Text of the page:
Advertisement

Elimination of the fibrinogen integrin αMβ2-binding motif improves renal pathology in mice with sickle cell anemia

Md Nasimuzzaman, Paritha I. Arumugam, Eric S. Mullins, Jeanne M. James, Katherine VandenHeuvel, Marilou G. Narciso, Maureen A. Shaw, Sarah McGraw, Bruce J. Aronow and Punam Malik

Key Points

  • Elimination of the fibrinogen integrin αMβ2-binding motif improves renal pathology in SCA.

  • The fibrinogen γ390-396 motif represents a novel therapeutic target that may improve sickle cell disease outcomes.

Abstract

Sickle cell anemia (SCA) is caused by a point mutation in the β-globin gene that leads to devastating downstream consequences including chronic hemolytic anemia, episodic vascular occlusion, and cumulative organ damage resulting in death. SCA patients show coagulation activation and inflammation even in the absence of vascular occlusion. The coagulation factor fibrinogen is not only central to hemostasis but also plays important roles in pathologic inflammatory processes, in part by engaging neutrophils/macrophages through the αMβ2 integrin receptor. To determine whether fibrin(ogen)-mediated inflammation is a driver of SCA-associated pathologies, hematopoietic stem cells from Berkeley sickle mice were transplanted into homozygous Fibγ390-396A mice that express normal levels of a mutant form of fibrin(ogen) that does not engage αMβ2. Fibγ390-396A mice with SCA displayed an impressive reduction of reactive oxygen species (ROS) in white blood cells (WBCs), decreased circulating inflammatory cytokines/chemokines, and significantly improved SCA-associated glomerular pathology highlighted by reduced glomerulosclerosis, inflammatory cell infiltration, ischemic lesions, mesangial thickening, mesangial hypercellularity, and glomerular enlargement. In addition, Fibγ390-396A mice with SCA had improved glomerular protective responses and podocyte/mesangial transcriptional signatures that resulted in reduced albuminuria. Interestingly, the fibrinogen γ390-396A mutation had a negligible effect on cardiac, lung, and liver functions and pathologies in the context of SCA over a year-long observation period. Taken together, our data support that fibrinogen significantly contributes to WBC-driven inflammation and ROS production, which is a key driver of SCA-associated glomerulopathy, and may represent a novel therapeutic target against irreversible kidney damage in SCA.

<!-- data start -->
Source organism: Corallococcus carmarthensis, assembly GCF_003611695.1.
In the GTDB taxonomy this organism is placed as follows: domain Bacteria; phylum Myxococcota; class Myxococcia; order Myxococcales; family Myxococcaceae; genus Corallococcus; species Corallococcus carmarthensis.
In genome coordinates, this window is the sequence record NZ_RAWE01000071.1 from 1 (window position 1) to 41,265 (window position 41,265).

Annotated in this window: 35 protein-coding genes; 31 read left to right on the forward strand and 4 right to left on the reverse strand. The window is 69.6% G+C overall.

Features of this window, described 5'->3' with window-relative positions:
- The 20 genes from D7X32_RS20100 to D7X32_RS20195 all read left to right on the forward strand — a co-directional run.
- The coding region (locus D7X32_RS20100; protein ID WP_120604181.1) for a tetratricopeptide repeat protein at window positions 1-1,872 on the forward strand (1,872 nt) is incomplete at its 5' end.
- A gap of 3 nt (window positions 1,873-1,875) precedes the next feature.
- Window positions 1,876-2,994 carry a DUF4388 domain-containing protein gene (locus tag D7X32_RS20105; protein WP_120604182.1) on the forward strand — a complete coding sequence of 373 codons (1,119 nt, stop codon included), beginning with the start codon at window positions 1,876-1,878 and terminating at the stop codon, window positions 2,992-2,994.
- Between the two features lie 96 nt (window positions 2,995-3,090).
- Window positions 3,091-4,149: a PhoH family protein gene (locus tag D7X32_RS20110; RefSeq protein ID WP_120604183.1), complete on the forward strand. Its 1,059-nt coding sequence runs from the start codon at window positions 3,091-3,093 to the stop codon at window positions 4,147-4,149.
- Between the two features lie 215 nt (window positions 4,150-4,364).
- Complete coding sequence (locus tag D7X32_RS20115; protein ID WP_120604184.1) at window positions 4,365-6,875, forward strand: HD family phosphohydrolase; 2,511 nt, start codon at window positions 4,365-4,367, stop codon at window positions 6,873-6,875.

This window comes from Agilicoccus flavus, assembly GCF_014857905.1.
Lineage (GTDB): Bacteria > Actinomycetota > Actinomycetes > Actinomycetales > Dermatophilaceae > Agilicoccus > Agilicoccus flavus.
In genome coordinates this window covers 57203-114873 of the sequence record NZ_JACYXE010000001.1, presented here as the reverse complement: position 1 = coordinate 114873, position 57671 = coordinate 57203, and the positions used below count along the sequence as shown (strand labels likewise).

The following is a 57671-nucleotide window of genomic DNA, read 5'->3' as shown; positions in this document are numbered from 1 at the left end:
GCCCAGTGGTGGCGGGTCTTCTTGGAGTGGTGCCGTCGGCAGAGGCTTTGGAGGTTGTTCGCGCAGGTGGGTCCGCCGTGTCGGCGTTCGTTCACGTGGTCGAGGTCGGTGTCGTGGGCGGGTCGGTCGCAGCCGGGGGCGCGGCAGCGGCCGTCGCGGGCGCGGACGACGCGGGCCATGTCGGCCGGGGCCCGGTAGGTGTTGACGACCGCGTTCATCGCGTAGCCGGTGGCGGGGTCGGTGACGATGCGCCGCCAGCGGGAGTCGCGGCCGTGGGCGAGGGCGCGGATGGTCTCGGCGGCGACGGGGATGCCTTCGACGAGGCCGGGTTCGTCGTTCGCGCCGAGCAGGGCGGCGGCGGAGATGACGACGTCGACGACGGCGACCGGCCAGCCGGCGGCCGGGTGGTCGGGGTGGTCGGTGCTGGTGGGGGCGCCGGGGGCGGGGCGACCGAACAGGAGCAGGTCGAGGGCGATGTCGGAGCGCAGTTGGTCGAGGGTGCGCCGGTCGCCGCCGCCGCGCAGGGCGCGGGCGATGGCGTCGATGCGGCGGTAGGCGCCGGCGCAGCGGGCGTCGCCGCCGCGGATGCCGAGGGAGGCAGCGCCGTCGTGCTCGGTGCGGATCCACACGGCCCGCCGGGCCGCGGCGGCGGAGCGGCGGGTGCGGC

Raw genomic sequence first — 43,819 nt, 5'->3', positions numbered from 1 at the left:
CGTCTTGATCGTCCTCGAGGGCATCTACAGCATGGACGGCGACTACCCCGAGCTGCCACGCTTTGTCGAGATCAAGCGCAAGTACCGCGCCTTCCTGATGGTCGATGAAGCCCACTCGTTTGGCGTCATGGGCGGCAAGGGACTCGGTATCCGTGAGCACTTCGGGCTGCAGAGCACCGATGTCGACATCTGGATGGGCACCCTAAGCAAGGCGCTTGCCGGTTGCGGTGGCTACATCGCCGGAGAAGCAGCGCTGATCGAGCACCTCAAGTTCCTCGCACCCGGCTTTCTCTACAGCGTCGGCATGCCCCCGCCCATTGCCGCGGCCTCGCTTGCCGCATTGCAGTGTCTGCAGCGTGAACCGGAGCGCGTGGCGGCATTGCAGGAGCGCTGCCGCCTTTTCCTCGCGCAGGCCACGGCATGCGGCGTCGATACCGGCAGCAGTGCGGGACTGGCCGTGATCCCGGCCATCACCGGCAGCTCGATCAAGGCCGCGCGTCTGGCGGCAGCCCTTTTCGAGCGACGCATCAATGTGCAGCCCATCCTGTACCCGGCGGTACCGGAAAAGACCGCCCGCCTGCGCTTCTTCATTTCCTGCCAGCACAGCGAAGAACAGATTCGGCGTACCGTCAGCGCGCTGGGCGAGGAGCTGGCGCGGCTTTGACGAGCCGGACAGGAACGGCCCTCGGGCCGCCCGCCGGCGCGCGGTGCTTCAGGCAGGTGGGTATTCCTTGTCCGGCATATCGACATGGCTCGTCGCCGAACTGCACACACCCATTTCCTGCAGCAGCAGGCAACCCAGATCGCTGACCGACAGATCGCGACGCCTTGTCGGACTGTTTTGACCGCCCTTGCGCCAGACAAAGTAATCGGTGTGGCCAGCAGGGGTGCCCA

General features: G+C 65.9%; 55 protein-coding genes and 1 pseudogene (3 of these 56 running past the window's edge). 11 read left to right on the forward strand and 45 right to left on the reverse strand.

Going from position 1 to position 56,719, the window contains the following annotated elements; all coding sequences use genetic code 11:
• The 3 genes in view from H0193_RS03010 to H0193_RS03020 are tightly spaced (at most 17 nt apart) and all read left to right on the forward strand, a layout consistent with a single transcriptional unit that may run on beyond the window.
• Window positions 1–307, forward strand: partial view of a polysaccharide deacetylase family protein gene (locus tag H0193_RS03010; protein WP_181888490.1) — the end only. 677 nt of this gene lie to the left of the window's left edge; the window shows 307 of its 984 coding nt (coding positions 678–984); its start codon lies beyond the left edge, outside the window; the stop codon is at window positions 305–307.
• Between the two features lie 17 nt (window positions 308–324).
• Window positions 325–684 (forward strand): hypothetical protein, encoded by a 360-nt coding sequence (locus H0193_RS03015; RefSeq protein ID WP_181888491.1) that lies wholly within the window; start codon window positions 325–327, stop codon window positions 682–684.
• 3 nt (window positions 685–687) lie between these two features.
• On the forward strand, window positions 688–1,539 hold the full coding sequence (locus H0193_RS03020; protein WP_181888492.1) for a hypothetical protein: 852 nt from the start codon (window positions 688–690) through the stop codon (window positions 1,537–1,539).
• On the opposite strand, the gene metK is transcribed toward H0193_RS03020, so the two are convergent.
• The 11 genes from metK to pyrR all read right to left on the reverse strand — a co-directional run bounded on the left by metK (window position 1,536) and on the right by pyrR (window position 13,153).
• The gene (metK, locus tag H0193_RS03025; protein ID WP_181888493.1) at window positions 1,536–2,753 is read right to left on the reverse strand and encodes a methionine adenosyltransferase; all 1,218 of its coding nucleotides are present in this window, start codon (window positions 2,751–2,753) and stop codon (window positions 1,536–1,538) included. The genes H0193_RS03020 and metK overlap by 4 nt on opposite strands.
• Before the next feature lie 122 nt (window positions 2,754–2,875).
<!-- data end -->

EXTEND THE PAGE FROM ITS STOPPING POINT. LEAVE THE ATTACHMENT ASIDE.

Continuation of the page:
• Submitted January 26, 2019.
  • Accepted April 12, 2019.
View Full Text